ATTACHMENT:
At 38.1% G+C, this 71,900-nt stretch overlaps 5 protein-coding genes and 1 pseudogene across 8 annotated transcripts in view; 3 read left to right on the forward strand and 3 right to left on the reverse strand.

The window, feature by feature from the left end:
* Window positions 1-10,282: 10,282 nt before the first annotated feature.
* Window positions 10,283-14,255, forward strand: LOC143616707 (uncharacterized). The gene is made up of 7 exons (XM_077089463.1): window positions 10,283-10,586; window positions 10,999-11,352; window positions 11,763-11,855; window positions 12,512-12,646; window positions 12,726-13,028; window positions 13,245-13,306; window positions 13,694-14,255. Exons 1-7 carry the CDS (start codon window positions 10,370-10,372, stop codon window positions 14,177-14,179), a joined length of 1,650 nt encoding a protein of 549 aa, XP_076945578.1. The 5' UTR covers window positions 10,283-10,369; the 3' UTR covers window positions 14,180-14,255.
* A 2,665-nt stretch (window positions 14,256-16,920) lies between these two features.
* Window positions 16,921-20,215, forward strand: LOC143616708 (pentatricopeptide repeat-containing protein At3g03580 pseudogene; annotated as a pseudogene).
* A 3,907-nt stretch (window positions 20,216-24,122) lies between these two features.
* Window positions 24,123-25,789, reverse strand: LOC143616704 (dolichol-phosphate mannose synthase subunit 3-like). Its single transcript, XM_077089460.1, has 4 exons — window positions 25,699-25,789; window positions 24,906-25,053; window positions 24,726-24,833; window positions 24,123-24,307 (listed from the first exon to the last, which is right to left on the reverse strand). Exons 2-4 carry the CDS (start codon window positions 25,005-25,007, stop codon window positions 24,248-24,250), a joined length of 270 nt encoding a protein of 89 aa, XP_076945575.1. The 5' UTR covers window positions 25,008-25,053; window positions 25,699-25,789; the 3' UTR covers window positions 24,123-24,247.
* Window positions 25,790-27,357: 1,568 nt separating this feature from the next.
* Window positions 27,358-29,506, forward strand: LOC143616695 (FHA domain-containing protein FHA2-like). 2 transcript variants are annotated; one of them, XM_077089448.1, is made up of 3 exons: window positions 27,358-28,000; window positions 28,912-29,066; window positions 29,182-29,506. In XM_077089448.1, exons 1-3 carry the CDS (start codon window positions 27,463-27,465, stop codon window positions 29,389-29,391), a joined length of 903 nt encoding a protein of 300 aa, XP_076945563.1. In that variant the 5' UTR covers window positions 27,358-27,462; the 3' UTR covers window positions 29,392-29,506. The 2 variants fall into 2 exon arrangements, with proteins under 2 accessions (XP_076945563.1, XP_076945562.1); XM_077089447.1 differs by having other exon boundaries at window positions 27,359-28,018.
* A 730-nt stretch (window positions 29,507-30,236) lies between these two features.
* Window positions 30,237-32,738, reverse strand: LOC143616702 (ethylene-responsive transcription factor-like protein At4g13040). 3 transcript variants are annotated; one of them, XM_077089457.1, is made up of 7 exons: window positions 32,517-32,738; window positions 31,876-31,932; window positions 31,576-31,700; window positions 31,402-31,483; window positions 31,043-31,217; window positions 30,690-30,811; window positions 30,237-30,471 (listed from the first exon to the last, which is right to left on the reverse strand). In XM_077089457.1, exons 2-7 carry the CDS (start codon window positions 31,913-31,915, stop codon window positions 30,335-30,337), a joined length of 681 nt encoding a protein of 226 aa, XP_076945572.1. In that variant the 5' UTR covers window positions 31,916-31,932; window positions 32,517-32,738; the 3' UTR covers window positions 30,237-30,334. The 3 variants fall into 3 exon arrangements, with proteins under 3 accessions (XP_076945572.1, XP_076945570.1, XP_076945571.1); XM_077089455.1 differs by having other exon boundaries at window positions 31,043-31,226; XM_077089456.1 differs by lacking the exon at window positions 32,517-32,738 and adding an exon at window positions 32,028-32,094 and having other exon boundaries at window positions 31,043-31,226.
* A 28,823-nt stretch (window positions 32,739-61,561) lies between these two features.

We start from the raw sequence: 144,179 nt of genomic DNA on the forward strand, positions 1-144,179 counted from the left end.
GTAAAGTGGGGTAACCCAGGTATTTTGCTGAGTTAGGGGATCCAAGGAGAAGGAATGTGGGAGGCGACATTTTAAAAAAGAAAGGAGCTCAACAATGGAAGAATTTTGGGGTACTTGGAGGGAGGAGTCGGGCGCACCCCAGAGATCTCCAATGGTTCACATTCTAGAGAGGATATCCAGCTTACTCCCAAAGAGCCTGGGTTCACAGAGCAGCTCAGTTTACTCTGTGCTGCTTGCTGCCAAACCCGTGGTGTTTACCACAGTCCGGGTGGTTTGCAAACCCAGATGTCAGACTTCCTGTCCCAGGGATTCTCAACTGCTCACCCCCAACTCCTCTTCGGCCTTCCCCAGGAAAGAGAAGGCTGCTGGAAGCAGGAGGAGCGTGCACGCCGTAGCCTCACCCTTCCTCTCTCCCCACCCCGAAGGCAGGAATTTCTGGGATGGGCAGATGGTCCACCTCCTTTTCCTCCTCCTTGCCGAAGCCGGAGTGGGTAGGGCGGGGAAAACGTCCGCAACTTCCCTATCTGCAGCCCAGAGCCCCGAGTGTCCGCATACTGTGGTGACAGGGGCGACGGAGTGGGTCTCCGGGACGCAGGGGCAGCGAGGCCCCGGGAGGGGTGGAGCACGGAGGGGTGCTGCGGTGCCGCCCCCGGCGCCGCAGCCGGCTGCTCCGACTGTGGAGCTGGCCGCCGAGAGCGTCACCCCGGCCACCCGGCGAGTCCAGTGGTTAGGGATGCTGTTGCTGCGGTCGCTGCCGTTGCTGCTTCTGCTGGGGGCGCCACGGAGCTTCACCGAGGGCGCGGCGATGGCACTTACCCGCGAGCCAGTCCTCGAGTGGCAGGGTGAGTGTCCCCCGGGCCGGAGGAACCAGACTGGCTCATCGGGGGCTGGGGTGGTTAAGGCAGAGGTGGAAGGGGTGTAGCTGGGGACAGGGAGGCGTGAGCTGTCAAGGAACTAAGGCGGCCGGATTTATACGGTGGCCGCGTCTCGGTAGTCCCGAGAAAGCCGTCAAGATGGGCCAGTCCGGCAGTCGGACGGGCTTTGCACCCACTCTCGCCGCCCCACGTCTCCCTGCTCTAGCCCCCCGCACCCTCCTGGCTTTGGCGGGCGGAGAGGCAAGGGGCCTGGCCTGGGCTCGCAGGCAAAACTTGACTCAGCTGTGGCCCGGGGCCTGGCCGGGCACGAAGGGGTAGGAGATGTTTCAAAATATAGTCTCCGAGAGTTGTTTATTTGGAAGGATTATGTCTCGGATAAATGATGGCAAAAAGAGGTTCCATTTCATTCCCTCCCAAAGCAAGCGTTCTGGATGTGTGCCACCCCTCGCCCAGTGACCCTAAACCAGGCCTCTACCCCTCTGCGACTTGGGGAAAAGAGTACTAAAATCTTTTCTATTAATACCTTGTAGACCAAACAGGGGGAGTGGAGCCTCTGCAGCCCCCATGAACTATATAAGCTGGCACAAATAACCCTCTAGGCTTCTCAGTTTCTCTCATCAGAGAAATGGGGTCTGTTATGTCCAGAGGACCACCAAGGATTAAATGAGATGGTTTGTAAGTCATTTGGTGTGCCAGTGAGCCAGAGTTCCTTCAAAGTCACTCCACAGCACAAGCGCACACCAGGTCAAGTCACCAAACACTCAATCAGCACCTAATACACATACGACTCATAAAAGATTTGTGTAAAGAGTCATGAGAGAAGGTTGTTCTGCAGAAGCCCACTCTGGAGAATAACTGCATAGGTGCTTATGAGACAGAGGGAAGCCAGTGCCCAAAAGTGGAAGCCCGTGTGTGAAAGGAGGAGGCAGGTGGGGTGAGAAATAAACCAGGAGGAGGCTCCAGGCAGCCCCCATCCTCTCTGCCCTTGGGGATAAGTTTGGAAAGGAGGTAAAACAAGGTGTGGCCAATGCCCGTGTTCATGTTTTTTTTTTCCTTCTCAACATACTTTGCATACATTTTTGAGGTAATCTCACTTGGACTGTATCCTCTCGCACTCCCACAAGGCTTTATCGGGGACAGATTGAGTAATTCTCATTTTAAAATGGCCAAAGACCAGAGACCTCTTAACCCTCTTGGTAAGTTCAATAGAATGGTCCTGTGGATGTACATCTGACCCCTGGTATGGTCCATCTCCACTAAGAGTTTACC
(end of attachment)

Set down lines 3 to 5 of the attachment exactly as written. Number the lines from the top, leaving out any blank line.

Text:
* Window positions 1-10,282: 10,282 nt before the first annotated feature.
* Window positions 10,283-14,255, forward strand: LOC143616707 (uncharacterized). The gene is made up of 7 exons (XM_077089463.1): window positions 10,283-10,586; window positions 10,999-11,352; window positions 11,763-11,855; window positions 12,512-12,646; window positions 12,726-13,028; window positions 13,245-13,306; window positions 13,694-14,255. Exons 1-7 carry the CDS (start codon window positions 10,370-10,372, stop codon window positions 14,177-14,179), a joined length of 1,650 nt encoding a protein of 549 aa, XP_076945578.1. The 5' UTR covers window positions 10,283-10,369; the 3' UTR covers window positions 14,180-14,255.
* A 2,665-nt stretch (window positions 14,256-16,920) lies between these two features.